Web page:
May 59 - The opening episode was filmed this month starting on the week commencing May 18th and lasting about a week. It had been quite a job to get all stars together! It was filmed partly in Wales and partly in Fitzwarren Park. Reporter Margaret Cowan wrote "When I went down to watch the shooting, it was near-chaos and feverish activity. In the elegant drawing room, crammed with equipment, cameras boom, lighting and all, I counted at one time just over forty people! Director Basil Dearden and his assistant Bob Pollard, struggled valiantly with it all. The four principals took it all good-naturedly." The report adds that this marked the completion of work for Hawkins and Dailey whilst "De Sica and Conte have a few more episodes each to finish."
A tantalising comment is added: "If the Just Men is a success, a further series of 39 will probably be made."

July 59 - This optimism was dashed by the headline "Big 'Just Men' Series not for US Networks." It had been sold to America on a syndication basis but not for national networking. ITC President Walter Kingsley said "With a projected gross of 6,250 per episode in overseas sales, we are sure we can prove that big name stars and top quality production are as feasible and practical in syndication as on the network." Lew Grade was even more bullish: "It will make two million dollars. It is only just starting its sales. We are going to sell it everywhere. Australia has already bought it." So too had CBC Canada in a deal reported to be 267,857. But nothing could disguise the ultimate truth - that British shows failing to gain a sponsor in America, were sadly doomed.

Saturday September 12th 1959 9pm- premiere on ATV London. Critic Guy Taylor wrote under the headline IF ONLY ALL THE NEW SHOWS HAD THE SHINE OF 4 JUST MEN- "if only every film series had this quality! Expertly directed, magnificently photographed and very well acted. On first showing I would say that The Four Just Men justifies all expectations. With Hawkins, Dailey, Conte and de Sica it is obvious that much thought, care and artistry has gone into the making of these films."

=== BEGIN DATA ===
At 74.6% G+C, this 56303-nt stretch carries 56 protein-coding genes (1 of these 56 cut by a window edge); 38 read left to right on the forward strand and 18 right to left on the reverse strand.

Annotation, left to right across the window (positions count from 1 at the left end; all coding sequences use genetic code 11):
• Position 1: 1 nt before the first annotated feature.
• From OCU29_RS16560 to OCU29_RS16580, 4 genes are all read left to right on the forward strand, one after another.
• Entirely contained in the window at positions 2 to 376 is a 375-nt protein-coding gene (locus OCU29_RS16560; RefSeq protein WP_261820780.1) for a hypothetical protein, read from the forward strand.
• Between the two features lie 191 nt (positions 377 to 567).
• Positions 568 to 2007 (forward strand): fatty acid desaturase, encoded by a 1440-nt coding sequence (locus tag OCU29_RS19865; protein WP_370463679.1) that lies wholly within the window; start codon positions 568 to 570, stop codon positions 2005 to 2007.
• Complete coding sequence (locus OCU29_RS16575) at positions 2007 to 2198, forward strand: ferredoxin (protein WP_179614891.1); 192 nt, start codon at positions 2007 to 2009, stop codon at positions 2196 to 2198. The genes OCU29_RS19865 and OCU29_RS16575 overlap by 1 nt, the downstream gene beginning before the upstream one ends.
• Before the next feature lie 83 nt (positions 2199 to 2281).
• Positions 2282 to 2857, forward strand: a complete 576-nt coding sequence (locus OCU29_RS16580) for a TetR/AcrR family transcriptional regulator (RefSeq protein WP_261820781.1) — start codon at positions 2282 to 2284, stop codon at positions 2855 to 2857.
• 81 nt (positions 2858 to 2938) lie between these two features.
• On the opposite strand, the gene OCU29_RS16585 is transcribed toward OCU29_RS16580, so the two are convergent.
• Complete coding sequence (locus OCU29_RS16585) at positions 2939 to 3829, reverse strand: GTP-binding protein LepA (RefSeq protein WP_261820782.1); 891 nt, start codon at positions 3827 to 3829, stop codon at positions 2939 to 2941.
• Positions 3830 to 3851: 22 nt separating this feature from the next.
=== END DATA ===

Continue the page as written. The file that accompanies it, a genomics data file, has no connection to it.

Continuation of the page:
March 60 - Elkan Kaufman, Chief Overseas Sales Executive for ITC announced the sale of The 4 Just Men to Czechoslovakia. Something of a coup! 'Television Today', reporting the good news, added "what is so unusual about this sale is that some episodes are anti-Communist in nature." I'd be interested to know if all stories were shown in what is now the Czech Republic and in Slovakia. And were there any really anti-Iron Curtain stories in this series?

Note- Four Just Men was not a financial success. Jack Hawkins says in his autobiography that he had "decided to take a lower fee for a share of the profits. Alas, there were none. The company went broke!" So Sapphire retreated from the production side and moved to providing a Writing School for aspiring scriptwriters. Curiously however, in 1963 Jack Hawkins is reported to have said (TV Times no 391 p5), "I'm often asked if we could do more of this series. I'd very much like to, but I don't suppose we could ever get the four stars together again."
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1 The Battle of the Bridge

This tedious war story was first screened on UK TV in September 1959.
The working title was "The Victory." It was directed by Basil Dearden.

A sports car drives up to a huge mansion. An American alights to meet his three "cutthroat" friends. However Tim notices one member of their old wartime group is missing, Colonel Cyril Bacon (Anthony Bushell).